Manjusha Art

अंग संस्कृति मंजूषा कला समिति आयोजित करलकै मंजूषा कार्यशाला

अंग संस्कृति मंजूषा कला समिति आयोजित करलकै मंजूषा कार्यशाला

भागलपुर । अंग संस्कृति मंजूषा कला समिति तरफऽ स॑ मंजूषा कार्यशाला आयोजित करलऽ गेलै । लगन विद्या मंदिर स्कूल परिसर म॑ मंजूषा चित्रकला के कार्यशाला के ई आयोजन शनिवार क॑ करलऽ गेलऽ रहै । अंग संस्कृति मंजूषा कला समिति तरफऽ स॑ आयोजित करलऽ गेलऽ मंजूषा कार्यशाला केरऽ संचालन मंजूषा गुरू मनोज पंडित न॑ करलकै । मंजूषा कार्यशाला म॑ अर्चना कुमारी, प्रवीण प्रकाश, काजल कुमारी, लूसी खातून आरनी भी उपस्थित रहै । संबंधित अंगिका समाचार पढ़ऽ / Read similar Angika News :सरकारी उपेक्षा केरऽ शिकार बिहार अंगिका अकादमी केरऽ…जाह्न्वी अंगिका संस्कृति संस्थान न॑ बिहार अंगिका…बिहार केरऽ प्राइमरी इसकूली मं॑ माध्यम भासा के रूप…पर्यटन केरऽ स्प्रिच्युल सर्किट म॑ शामिल करी क॑ मंदार…स्थापना केरऽ साल भर बाद भी कागज प॑ ही चली रहलऽ छै…अंगिका भाषा क॑ संविधान के आठमऽ अनुसूची म॑ शामिल…

Manjusha folk art on the verge of extinction

PATNA: The famous Manjusha art of Bhagalpur and its neighbouring ar-eas is on the verge of extinction due to lack of support from the Bihar government. Manjusha art is essentially local in its form and content mixed with a very popular folk tale of Bhagalpur namely `Bihula-Vishahari Gatha’. Now this art form is mainly confined to few museums and books. Two Bhagalpur scholars — professor, ancient Indian history and culture, TMBU University, Bhagalpur, Rajiva K Sinha and Bhagalpur Museum curator Om Prakash Pandey — have taken pain to document this dying art by pub-lishing a collection of its paintings, folklore and its origin. “This book would be useful for art lovers and future historians to un-derstand the rich heritage of the ancient Anga (modern Bhagalpur). It will help them in understanding the importance of the idea of `history at your doorsteps,” said emeritus professor of history, languages and culture of Asia, University of Wisconsin (US),… Read More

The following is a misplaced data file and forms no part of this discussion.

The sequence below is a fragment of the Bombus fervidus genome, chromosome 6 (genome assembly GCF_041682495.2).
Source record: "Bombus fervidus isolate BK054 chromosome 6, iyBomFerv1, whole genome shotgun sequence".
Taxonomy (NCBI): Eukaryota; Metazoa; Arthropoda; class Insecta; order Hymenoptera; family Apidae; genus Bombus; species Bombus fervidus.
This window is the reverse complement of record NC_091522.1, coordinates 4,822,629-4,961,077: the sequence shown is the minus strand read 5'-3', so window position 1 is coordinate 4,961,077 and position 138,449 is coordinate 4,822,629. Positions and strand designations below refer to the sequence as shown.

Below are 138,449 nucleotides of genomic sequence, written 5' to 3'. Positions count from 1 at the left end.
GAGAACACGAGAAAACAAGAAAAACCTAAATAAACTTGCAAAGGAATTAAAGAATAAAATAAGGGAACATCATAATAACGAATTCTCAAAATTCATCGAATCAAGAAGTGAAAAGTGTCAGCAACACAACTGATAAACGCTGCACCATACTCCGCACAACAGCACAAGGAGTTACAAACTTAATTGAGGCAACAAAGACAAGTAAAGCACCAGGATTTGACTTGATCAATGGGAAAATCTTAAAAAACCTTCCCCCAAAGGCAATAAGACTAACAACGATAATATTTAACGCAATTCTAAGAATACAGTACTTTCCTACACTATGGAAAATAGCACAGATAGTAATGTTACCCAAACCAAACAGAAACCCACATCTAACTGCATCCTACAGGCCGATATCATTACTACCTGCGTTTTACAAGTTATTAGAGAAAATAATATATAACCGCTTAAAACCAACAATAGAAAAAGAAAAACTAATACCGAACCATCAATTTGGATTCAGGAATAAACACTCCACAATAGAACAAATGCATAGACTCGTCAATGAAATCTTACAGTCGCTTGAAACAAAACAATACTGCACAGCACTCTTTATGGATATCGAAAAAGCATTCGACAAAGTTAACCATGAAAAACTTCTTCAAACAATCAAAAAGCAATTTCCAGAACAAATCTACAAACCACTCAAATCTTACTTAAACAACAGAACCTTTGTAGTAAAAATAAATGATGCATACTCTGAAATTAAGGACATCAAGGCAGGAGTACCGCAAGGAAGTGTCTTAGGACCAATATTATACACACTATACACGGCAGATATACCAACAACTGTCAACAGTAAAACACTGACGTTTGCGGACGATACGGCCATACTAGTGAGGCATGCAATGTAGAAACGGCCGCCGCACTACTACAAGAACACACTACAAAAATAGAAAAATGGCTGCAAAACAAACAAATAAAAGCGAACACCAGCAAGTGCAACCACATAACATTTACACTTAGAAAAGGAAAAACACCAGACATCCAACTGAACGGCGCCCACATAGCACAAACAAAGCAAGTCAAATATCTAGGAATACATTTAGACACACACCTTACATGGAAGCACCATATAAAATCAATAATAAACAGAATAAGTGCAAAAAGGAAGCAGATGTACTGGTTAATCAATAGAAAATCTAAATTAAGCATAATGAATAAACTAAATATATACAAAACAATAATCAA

Angika Art : Manjusha Art

According to legend, Manjusha art or Angika Art traces its origin to the Bihula-Vishahri or Mansha folktale, popular in erstwhile Anga Pradesh and found also in an altered form in West Bengal. The Manjushas, which are made up of Jute straws and paper, depict sketches of different charecters, apart from those of Gods and Goddesses, thereby giving a vivid description of the entire mythology attached to Bishahari puja. The paintings are drawn primarily on the occasion of the Bishari puja, celebrated usually in August to propitiate the snake gods. As Bihula’s boat was decorated by a character called Lahsan Mali, this art has been confined to the Mali or gardener caste. Like Madhubani, Manjushas too are pictorial reflections of folklore, poetry and the larger cultural consciousness of the Anga region. Manjushas are temple-shaped boxes, made of bamboo, jute straw, and paper. Manjusha is considered by many as modern art , due to their form and abstract themes. This is why the art -lover who discovered… Read More

Ancient art form fighting to survive active

BHAGALPUR: The Manjusha art of Bhagalpur and its adjoining areas is struggling for endurance as there is no support from either the government or social organisations, unlike Madhubani paintings of Mithila, Zadopetiya of the Santhal Parganas and other folk arts of Bihar. The artists associated with the art are now compelled to switch over to other trades to make both ends meet. Incidentally, this art, which is also popular as “Angika art”, is attached with mythological background of the ancient Bishari Puja of “Anga Desh”, the name by which this zone was known centuries ago. Manjushas are temple-shaped boxes made of bamboo, jute straw and paper. Local folks believe that by worshipping the Bisharis (the Goddesses of snakes), they shall not fear snakebite. Speaking about the Manjusha art, octogenarian Chakravarti Devi, the living legend of the 20 odd proponents of this art form, said, “Only three colours – red, green and yellow – are used… Read More

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